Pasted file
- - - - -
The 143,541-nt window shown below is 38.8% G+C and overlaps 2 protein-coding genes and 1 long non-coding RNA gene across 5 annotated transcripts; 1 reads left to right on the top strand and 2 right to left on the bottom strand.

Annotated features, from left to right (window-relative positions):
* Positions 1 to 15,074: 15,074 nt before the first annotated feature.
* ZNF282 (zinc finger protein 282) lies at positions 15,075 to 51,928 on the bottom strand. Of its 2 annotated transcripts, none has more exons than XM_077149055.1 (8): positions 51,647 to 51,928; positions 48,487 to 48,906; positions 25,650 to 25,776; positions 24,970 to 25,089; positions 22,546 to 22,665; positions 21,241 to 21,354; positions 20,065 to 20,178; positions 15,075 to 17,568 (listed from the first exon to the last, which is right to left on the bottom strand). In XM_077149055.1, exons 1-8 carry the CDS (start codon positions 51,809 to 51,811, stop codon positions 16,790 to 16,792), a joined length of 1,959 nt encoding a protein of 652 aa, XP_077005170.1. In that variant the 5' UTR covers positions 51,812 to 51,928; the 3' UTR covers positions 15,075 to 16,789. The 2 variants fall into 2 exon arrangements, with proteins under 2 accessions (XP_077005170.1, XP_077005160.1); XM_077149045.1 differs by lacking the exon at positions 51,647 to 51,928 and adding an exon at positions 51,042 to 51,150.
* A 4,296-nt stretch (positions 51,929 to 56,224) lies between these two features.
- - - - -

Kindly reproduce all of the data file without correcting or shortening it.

The 143,541-nt window shown below is 38.8% G+C and overlaps 2 protein-coding genes and 1 long non-coding RNA gene across 5 annotated transcripts; 1 reads left to right on the top strand and 2 right to left on the bottom strand.

Annotated features, from left to right (window-relative positions):
* Positions 1 to 15,074: 15,074 nt before the first annotated feature.
* ZNF282 (zinc finger protein 282) lies at positions 15,075 to 51,928 on the bottom strand. Of its 2 annotated transcripts, none has more exons than XM_077149055.1 (8): positions 51,647 to 51,928; positions 48,487 to 48,906; positions 25,650 to 25,776; positions 24,970 to 25,089; positions 22,546 to 22,665; positions 21,241 to 21,354; positions 20,065 to 20,178; positions 15,075 to 17,568 (listed from the first exon to the last, which is right to left on the bottom strand). In XM_077149055.1, exons 1-8 carry the CDS (start codon positions 51,809 to 51,811, stop codon positions 16,790 to 16,792), a joined length of 1,959 nt encoding a protein of 652 aa, XP_077005170.1. In that variant the 5' UTR covers positions 51,812 to 51,928; the 3' UTR covers positions 15,075 to 16,789. The 2 variants fall into 2 exon arrangements, with proteins under 2 accessions (XP_077005170.1, XP_077005160.1); XM_077149045.1 differs by lacking the exon at positions 51,647 to 51,928 and adding an exon at positions 51,042 to 51,150.
* A 4,296-nt stretch (positions 51,929 to 56,224) lies between these two features.